Does Wasp Spray Work for Self-Defense?

Using it for that purpose may be dangerous and present legal issues

Man handles pray cans on an assembly line

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Some sources have appeared in recent years that advocate using wasp spray for self-defense instead of pepper spray because it's allegedly more effective and works at a greater distance. There's precious little proof that this is true, however. Apart from some YouTube videos and anecdotal claims from anonymous parties, no real research has been done.

Using wasp spray instead of pepper spray is an urban legend that sprang up in the context of discussions about various methods of self-defense. Indeed, the website for Mace—a firm that admittedly makes and markets pepper spray for self-defense purposes—notes:

"No police department, local or otherwise, would recommend for self-defense the use of a product which is designed to penetrate the nervous system of an insect and kill it."

Indeed, the Environmental Protection Agency, which regulates the use of insect repellents, says that you should read the labels on insect repellents and only use them in accordance with those instructions—which, certainly, do not include pointing and spraying them at another person.

Legal Issues

Americans tempted to stockpile wasp spray for self-defense purposes would do well to consider that, according to the EPA, pesticide labels are "legally enforceable" and that the use of any pesticide "in a manner inconsistent with its labeling" is a violation of federal law. Likewise, some states forbid carrying substances for self-protection that aren't specifically authorized for that purpose. There could be significant liability issues involved.

The main ingredient in pepper spray is capsaicin, an oil extracted from chili peppers, which temporarily causes severe irritation of the eyes and lungs, producing a strong burning sensation and difficulty breathing. Wasp sprays, on the other hand, consist of one or more insecticides such as pyrethrum or propoxur. While the toxic side-effects of such chemicals do, in fact, include eye and lung irritation in humans—propoxur can even cause headache, sweating, nausea, vomiting, diarrhea, muscle twitching, loss of coordination, and even death —they are chemical poisons, the main purpose of which is killing pests.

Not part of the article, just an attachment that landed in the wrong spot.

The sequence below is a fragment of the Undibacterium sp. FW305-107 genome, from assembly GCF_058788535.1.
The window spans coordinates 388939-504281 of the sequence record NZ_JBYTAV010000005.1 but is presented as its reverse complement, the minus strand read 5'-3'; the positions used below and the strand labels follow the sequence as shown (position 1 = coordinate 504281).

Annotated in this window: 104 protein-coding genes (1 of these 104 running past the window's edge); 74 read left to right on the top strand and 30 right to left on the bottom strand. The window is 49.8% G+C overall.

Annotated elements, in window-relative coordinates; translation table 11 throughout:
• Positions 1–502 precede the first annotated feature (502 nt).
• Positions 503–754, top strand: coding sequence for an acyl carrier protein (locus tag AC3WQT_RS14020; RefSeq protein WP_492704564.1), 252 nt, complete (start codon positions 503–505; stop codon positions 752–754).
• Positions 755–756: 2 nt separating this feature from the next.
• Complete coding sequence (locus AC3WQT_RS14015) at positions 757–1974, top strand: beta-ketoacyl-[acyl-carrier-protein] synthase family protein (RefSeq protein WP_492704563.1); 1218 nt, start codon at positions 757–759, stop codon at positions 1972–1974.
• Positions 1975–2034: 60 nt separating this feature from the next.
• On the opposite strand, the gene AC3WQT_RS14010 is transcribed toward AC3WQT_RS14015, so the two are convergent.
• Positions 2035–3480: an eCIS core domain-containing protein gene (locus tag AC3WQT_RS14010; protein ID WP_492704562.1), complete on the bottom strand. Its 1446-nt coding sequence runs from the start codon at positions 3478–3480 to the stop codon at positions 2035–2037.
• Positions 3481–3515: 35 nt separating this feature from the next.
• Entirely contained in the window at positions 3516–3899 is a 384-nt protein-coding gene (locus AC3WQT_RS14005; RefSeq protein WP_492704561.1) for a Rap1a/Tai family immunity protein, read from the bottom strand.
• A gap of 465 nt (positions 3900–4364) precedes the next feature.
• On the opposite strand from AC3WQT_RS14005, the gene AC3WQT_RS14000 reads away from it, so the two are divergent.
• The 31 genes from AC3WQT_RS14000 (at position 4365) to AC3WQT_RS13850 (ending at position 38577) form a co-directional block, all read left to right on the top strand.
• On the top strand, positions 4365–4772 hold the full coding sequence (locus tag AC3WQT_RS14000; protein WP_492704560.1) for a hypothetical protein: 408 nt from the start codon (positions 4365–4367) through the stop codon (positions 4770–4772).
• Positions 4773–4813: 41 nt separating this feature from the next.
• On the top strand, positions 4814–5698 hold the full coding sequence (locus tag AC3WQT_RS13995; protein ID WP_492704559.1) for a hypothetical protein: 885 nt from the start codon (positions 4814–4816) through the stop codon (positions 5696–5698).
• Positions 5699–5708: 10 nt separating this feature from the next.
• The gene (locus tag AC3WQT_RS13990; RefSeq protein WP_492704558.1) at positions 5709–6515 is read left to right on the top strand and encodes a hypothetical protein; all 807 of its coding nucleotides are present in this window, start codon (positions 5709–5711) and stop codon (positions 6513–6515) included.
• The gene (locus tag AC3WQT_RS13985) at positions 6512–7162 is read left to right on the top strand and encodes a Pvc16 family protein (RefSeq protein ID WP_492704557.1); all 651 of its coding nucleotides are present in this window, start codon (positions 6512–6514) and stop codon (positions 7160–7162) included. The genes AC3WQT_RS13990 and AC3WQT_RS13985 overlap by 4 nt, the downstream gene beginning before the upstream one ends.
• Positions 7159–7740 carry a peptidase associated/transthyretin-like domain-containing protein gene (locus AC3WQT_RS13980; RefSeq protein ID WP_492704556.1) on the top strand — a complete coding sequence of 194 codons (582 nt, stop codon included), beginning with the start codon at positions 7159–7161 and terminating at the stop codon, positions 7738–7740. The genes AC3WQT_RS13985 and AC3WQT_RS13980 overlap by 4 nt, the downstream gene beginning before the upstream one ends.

Wasp Spray vs. Pepper Spray

Notwithstanding variations among specific products (of which there are many), it's probably true that wasp and hornet sprays generally project farther and more accurately than some pepper sprays. In particular, they're manufactured for use at greater distances than pepper sprays, which typically have a range of 6 to 10 feet. How reliably wasp and hornet sprays would actually work as a deterrent against human assailants is bound to vary, given differences in formulation and the fact that they weren't made for that purpose in the first place.

No scientific studies have tested or documented the effectiveness of insecticide sprays for self-defense. Until they do, prudence would dictate refraining from using it that way.

Anecdotal Research

While no academic researchers have put the wasp spray theory to the test, various videos have appeared online that claim to do just that.

In a YouTube video, "Pepper Spray vs. Wasp Spray Challenge," a subject is given tasks to complete after being sprayed with each item. Wasp spray was found to be significantly less incapacitating than pepper spray. In another YouTube video—"Wasp Spray for Self Defense Debunked!"—the presenter shows that wasp spray would simply not be very effective for self-defense.

Additionally, in the 2012 YouTube video, "Wasp Spray vs. Pepper Spray," personal safety expert David Nance concludes that wasp spray is impractical both to carry and to use as a self-defense tool.

Additional References

View Article Sources
  1. Dominguez, Karen D. “How Dangerous Is Pepper Spray?” Get Poison Control Help Online or Call 1-800-222-1222, National Capital Poison Center, 21 Apr. 2020.

  2. Pesticide Application And Safety Training For Applicators Of Public Health Pesticides, westnile.ca.gov.

  3. Hazardous Substance Fact Sheet: Propoxur. New Jersey Department of Health and Senior Services.